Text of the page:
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Young people place candles during a memorial for Amanda Todd in Surrey, B.C. (JONATHAN HAYWARD/THE CANADIAN PRESS)
Young people place candles during a memorial for Amanda Todd in Surrey, B.C. (JONATHAN HAYWARD/THE CANADIAN PRESS)

Globe editorial

What B.C. told Amanda Todd’s mother Add to ...

Sometimes, the people in charge of anti-bullying efforts give us pause.

In British Columbia, an Education Ministry official explained to Carol Todd, the mother of Amanda Todd, that her presence at an anti-bullying conference would be potentially harmful. The conference was sparked by last month’s suicide of 15-year-old Amanda. Education Minister Don McRae gave a public explanation why the mother’s presence was to be avoided: Experts had advised the ministry that fragile teens might commit suicide if she attended the conference, even simply as an observer.

This is nonsense. If the dangers of suicide contagion related to the conference were so rife, if the conference truly were being held on eggshells, it should have been cancelled. We would then return to the days when silence was thought to be less risky than talking about bullying, depression and suicide.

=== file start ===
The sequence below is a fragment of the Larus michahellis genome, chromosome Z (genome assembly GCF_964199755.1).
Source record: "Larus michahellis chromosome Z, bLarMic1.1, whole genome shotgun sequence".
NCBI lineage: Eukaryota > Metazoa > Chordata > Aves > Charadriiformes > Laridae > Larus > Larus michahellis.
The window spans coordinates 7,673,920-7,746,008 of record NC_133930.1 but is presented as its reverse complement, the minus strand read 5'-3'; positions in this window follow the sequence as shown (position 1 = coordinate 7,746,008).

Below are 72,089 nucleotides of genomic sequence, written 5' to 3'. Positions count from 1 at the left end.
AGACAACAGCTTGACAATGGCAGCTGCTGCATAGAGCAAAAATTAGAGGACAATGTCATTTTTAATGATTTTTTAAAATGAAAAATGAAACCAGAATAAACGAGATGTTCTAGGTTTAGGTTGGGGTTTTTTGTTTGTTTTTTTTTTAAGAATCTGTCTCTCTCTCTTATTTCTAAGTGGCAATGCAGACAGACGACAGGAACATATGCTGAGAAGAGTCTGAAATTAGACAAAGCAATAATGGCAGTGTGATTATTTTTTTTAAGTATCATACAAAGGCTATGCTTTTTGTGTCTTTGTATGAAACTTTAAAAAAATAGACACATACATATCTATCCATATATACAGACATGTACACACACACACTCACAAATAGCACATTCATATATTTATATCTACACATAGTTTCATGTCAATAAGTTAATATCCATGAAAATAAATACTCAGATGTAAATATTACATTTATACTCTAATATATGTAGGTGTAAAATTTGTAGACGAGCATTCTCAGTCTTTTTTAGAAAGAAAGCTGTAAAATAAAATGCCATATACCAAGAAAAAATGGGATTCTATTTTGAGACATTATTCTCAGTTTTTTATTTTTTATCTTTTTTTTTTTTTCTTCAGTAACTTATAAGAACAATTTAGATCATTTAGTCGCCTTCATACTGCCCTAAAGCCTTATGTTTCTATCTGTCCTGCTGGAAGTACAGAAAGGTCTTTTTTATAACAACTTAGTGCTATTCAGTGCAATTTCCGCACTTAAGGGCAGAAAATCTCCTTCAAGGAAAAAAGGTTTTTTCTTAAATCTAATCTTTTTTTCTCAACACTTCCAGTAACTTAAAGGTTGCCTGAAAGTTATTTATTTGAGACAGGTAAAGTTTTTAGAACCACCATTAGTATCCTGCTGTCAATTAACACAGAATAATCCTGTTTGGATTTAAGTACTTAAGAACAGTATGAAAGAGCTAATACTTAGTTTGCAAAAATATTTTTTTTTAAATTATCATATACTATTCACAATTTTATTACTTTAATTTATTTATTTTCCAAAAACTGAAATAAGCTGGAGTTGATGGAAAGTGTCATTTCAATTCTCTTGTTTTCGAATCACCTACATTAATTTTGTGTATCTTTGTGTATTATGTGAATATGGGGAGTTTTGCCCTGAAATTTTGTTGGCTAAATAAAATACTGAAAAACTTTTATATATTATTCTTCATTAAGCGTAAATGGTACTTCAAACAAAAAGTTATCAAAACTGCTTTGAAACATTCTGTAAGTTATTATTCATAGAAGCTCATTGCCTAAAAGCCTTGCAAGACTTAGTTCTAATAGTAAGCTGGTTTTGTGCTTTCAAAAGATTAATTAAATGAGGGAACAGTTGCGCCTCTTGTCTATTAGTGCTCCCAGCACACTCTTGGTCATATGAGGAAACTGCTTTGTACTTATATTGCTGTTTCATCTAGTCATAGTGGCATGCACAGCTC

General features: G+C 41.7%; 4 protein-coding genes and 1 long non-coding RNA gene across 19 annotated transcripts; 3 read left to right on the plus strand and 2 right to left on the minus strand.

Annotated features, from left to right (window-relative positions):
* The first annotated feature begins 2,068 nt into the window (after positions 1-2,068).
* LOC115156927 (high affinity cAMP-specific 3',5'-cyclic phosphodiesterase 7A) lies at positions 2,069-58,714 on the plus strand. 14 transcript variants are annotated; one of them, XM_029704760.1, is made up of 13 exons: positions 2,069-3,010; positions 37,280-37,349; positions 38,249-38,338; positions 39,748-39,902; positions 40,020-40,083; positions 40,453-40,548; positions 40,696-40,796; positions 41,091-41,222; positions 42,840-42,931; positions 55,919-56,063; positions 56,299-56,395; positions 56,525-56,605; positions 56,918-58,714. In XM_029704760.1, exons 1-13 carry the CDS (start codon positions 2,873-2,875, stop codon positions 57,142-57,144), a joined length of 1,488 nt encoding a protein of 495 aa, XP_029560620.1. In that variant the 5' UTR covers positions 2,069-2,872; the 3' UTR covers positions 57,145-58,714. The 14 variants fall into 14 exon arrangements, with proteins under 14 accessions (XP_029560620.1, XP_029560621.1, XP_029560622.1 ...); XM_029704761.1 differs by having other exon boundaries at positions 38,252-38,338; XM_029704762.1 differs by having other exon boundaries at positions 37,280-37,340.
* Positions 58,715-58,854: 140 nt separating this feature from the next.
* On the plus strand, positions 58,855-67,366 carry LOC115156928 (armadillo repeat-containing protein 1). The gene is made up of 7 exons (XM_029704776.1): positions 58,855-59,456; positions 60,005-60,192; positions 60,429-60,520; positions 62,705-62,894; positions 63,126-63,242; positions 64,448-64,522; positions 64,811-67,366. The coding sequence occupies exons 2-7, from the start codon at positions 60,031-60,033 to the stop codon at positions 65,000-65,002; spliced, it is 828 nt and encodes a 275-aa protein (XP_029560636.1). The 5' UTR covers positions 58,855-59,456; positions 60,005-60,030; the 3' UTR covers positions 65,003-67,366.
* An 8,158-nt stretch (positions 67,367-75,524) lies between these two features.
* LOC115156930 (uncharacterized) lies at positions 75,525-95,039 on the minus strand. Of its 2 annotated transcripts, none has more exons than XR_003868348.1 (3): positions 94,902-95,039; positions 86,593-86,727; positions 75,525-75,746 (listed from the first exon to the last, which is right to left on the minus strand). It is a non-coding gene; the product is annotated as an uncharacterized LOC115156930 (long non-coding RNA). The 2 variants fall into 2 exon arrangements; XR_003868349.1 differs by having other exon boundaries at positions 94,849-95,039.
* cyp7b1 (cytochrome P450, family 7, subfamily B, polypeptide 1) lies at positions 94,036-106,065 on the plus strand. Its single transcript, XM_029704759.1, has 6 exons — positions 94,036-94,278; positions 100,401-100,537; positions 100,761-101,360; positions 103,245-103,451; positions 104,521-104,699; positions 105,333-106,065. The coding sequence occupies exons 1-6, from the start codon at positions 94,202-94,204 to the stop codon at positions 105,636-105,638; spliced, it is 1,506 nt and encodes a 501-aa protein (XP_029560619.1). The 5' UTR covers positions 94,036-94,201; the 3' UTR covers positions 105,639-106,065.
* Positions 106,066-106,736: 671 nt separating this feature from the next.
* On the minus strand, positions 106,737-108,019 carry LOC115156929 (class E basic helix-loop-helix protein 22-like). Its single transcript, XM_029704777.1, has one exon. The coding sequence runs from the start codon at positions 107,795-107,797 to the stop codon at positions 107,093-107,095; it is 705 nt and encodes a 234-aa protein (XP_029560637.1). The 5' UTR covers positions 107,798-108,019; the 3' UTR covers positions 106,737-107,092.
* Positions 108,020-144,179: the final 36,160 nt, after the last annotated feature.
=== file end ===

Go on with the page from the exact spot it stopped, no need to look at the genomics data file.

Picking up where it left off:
In Cobourg, Ont., a teenage boy who had begun life as a girl but had undergone a sex change was told by his high school not to use the boys’ washroom. This is a teenager who had left his previous school to escape bullies. And then the administration at his new school showed little understanding of who he is or how to treat him with dignity.

B.C. Premier Christy Clark, who sponsored Tuesday’s anti-bullying conference and spoke at it, believes the perils of bullying and suicide should be talked about in the open. With that as the guiding principle, it was strikingly inconsistent to shunt Ms. Todd aside, even with the best of intentions. It was hurtful and unnecessary to exclude her. For a government to add hurt, even unintentionally, to the mother of a dead bullying victim is bitterly ironic. It makes the government appear incapable of exactly that which it insists must be inculcated in students – empathy.

At the very least, Ms. Todd should have been an honoured guest, and treated with compassion in front of everyone. Maybe given a hug. Or did the experts advise against compassion?

Mr. McRae should tap into his own heart, and listen less to the supposed experts. The exclusion of a grieving mother and the hyper-exaggerated fear of talking about problems in the open send exactly the wrong message about how to respond to bullying.

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